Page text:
A combination of Zoom features can be used for addressing the security and privacy issues in some extent [5]. Besides using the password, the wait room feature can be used by the teacher or the meeting host for accepting or rejecting joining requests from students or meeting participants [6]. Although this feature can be useful in controlling a small classroom or meeting, for a bigger classroom or meeting (where hundreds of participant can join), this feature can also fail. It could be near impossible for the teacher or the meeting host for remembering hundreds of names and online identities of students and meeting participants. This solution also can create a lot of hassle as some of the joining requests can be attended in-the-middle of the Zoom session. Besides the wait room feature, other guidelines, such as not to share the meeting links in public domain, sharing the meeting links just before the start of the meeting and not using recurring meeting options, and controlling the screen share option etc. can be used. None of them, however, can provide full-proof defense against a savvy attacker (e.g., a hacker).

By taking Zoom as an example, in this paper, we present a preliminary work towards a scalable, automatic, and hassle-free authentication scheme for video-conferencing-based online meeting and teaching. The proposed scheme combines PRNU [7] (Photo Response Non-Uniformity)-based authentication with password-based authentication. The PRNU-based authentication can seamlessly authenticate a meeting participant (or a student) by authenticating the camera of the device she uses in the meeting (or online classroom). In such cases, the meeting participant enjoys the same usability that she enjoys with default zoom setup (no password to remember, no keys to press, no bio-metric required). Whenever the PRNU-based scheme cannot authenticate, the participant is asked to enter the password. The proposed scheme was experimentally validated by validating the effectiveness of the PRNU-based method for the webcams of desktops, and selfie-camera of mobile phones and tablets (as these cameras are typically used in Zoom sessions). The experiment with a set of cameras shows promising result.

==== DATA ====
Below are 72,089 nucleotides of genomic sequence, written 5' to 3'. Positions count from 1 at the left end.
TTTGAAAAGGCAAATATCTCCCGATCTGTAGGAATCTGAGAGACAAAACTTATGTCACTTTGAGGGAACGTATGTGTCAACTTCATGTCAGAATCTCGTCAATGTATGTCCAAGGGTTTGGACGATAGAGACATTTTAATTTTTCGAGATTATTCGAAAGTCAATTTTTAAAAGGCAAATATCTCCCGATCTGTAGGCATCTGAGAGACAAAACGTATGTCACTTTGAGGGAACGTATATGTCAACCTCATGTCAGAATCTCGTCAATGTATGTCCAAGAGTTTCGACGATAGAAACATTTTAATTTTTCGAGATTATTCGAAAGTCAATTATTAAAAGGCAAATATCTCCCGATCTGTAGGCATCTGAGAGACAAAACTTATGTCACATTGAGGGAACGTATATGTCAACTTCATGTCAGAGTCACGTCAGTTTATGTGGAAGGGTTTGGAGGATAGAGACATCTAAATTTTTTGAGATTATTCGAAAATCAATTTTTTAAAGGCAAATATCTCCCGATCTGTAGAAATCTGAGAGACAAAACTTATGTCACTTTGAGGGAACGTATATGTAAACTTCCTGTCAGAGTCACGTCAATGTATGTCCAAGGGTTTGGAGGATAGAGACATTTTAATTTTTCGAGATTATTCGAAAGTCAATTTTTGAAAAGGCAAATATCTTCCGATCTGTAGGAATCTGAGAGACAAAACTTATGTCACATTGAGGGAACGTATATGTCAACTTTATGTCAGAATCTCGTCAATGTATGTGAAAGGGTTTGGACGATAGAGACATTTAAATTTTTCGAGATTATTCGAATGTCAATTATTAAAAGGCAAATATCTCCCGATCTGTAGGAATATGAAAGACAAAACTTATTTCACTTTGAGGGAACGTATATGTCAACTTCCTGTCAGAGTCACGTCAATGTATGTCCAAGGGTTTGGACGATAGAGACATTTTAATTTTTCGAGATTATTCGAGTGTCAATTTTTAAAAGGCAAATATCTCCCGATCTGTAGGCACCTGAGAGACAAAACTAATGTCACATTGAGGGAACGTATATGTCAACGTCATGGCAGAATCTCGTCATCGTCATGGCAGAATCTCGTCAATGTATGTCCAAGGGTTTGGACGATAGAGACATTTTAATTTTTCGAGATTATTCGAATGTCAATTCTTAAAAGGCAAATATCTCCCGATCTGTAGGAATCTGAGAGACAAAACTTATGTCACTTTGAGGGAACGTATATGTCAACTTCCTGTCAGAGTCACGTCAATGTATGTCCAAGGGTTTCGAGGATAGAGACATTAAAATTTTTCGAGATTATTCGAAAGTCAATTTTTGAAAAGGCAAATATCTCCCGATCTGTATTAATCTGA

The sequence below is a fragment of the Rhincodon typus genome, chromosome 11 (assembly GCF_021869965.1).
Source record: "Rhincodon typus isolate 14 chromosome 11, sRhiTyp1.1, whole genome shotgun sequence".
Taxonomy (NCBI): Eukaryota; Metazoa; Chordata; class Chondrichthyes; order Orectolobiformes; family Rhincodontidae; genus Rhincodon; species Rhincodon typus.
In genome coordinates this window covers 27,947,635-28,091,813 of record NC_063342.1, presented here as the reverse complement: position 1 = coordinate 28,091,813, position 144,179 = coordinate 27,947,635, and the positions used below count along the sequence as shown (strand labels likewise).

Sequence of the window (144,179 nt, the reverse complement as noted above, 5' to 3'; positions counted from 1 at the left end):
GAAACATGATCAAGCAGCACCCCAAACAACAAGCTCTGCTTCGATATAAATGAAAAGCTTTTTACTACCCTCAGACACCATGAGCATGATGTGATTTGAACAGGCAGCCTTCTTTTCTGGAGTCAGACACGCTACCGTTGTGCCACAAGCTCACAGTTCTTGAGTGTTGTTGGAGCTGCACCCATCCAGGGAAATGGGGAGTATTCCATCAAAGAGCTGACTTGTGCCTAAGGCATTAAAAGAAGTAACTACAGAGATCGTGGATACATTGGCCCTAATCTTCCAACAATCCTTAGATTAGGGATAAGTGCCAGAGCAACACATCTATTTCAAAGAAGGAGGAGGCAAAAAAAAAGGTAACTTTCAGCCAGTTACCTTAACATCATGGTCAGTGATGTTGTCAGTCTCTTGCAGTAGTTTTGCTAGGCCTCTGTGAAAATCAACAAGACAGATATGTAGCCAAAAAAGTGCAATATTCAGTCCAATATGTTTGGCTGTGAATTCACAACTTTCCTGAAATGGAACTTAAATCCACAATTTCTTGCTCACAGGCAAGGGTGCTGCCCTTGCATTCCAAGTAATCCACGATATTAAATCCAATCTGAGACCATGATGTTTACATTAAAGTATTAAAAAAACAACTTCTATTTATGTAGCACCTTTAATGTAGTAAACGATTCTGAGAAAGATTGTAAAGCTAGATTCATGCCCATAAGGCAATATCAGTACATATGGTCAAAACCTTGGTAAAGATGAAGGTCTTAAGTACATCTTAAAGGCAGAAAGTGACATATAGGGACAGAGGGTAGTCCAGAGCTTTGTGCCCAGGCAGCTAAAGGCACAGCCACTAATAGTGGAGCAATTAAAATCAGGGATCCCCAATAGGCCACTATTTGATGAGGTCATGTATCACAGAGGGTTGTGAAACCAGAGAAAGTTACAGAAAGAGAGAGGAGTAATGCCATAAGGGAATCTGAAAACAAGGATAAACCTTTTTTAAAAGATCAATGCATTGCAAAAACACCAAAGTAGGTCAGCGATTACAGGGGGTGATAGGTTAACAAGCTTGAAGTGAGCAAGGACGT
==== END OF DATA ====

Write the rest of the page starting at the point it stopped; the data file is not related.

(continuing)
The rest of the paper has been organized as follows. Section 2 presents related work and provides an overview of how Zoom works. In Section 3, we discuss the proposed method. Section 4 presents experimental result. Finally, Section 5 concludes and also discusses how we intend to extend this paper.